environments {
    production {
        grails.assets.url = ""

Custom Files

Asset Pipeline uses classes of type AssetFile. By default, this plugin comes with a JsAssetFile, and CssAssetFile. These define the match pattern syntax for understanding requires directives, known extensions, processors, and content-type. The application bases its file look-up on content-type of the request rather than extension. This allows the user to maybe define a CoffeeAssetFile with the javascript content type and a request to localhost/assets/app.js would be able to find assets/ To add custom file definitions you must add the definition in 2 locations:

  1. Add the reference to your AssetHelper.assetSpecs static property in your plugins startup or Bootstrap:
def doWithDynamicMethods = { ctx ->
    AssetHelper.assetSpecs << HandlebarsAssetFile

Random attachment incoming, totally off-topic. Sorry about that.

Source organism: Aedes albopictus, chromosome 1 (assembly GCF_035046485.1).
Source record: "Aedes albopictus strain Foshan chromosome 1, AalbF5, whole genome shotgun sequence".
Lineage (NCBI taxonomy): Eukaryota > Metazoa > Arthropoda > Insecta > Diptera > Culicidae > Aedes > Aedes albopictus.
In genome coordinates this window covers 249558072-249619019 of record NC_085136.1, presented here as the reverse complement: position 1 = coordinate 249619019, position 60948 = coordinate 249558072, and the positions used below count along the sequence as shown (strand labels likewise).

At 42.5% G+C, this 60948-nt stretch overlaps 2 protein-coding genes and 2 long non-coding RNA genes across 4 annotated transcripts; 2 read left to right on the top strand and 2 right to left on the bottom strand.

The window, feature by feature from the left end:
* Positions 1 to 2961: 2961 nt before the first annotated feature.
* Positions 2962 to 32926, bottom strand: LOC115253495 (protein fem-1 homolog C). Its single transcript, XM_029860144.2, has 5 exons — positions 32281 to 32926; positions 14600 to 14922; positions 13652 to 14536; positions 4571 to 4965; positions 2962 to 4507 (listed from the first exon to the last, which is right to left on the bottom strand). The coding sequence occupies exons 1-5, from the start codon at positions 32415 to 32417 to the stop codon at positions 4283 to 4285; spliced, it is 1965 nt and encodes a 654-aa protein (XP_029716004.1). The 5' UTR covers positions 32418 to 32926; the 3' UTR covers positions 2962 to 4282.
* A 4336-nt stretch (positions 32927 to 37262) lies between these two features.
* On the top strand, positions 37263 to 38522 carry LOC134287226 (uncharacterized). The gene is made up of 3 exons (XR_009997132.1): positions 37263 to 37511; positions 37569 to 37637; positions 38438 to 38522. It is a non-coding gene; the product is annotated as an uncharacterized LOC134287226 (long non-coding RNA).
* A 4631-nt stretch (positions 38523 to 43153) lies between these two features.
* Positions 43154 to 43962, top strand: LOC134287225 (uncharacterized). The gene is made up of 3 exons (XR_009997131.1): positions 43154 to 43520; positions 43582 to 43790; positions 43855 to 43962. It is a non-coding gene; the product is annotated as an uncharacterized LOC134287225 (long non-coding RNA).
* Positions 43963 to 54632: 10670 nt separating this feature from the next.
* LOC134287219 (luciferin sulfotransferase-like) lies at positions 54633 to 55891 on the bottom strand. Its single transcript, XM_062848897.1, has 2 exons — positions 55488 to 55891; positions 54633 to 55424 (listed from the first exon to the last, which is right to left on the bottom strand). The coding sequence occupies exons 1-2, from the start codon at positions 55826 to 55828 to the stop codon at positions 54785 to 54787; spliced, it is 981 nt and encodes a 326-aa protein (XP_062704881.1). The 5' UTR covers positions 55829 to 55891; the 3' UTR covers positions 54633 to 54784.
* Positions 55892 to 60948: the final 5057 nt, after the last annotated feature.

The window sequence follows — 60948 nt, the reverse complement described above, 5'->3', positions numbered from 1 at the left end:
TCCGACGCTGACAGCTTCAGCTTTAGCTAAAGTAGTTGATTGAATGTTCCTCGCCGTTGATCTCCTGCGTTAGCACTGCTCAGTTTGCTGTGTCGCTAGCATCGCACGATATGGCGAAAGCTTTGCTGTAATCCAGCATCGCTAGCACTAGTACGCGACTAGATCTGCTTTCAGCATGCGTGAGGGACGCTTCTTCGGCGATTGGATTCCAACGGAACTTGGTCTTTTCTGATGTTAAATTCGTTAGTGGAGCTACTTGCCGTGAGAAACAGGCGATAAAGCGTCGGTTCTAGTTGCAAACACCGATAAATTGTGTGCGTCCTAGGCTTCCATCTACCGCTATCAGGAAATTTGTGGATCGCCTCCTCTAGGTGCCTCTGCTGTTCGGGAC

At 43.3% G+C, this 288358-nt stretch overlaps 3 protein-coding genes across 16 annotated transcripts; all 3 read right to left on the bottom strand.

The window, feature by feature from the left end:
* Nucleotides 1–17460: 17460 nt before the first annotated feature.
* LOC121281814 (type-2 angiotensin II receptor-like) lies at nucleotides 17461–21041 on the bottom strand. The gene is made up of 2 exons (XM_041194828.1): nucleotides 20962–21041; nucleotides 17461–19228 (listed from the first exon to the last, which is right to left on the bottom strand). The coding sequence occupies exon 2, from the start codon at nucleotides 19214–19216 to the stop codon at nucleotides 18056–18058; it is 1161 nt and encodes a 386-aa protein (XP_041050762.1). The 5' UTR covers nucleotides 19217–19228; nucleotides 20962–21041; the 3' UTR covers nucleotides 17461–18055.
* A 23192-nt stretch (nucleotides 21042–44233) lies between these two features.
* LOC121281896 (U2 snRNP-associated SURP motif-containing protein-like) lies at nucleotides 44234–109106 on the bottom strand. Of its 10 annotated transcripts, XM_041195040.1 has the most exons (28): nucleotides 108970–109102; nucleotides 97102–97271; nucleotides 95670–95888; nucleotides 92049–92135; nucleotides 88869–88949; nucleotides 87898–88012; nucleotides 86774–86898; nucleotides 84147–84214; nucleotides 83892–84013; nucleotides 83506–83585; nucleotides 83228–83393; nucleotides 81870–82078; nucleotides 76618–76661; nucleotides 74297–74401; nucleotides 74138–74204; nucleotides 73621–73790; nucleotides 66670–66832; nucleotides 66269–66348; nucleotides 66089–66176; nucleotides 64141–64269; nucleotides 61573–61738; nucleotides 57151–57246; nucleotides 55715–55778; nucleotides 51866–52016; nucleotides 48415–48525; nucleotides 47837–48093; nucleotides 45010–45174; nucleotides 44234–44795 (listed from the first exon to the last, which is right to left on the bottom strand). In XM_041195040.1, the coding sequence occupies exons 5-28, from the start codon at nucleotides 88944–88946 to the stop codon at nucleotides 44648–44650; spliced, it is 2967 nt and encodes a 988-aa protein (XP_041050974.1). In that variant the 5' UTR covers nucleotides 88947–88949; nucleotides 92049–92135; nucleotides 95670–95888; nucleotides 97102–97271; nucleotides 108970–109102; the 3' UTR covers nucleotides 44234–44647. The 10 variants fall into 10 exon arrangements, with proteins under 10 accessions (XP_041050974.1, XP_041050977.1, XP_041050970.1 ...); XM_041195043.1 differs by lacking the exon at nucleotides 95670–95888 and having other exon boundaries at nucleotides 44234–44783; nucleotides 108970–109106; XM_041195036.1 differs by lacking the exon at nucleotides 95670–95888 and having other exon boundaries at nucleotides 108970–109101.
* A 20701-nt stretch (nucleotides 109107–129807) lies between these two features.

1. Add an _Events.groovy file and register an event listener for eventAssetPrecompileStart:
eventAssetPrecompileStart = { assetConfig ->
    assetConfig.specs << 'asset.pipeline.handlebars.HandlebarsAssetFile'

We do this instead of Artefacts so that we do not have to load up the full application stack during precompile. This saves > 30% of memory usage right off the bat and reduces compile time significantly.

Things to be Done

  • Increase Test Coverage.


All contributions are of course welcome as this is an ACTIVE project. Any help with regards to reviewing platform compatibility, adding more tests, and general cleanup is most welcome. Thanks to several people for suggestions throughout development. Notably: Rick Jensen (@cdeszaq), and more to follow I'm sure...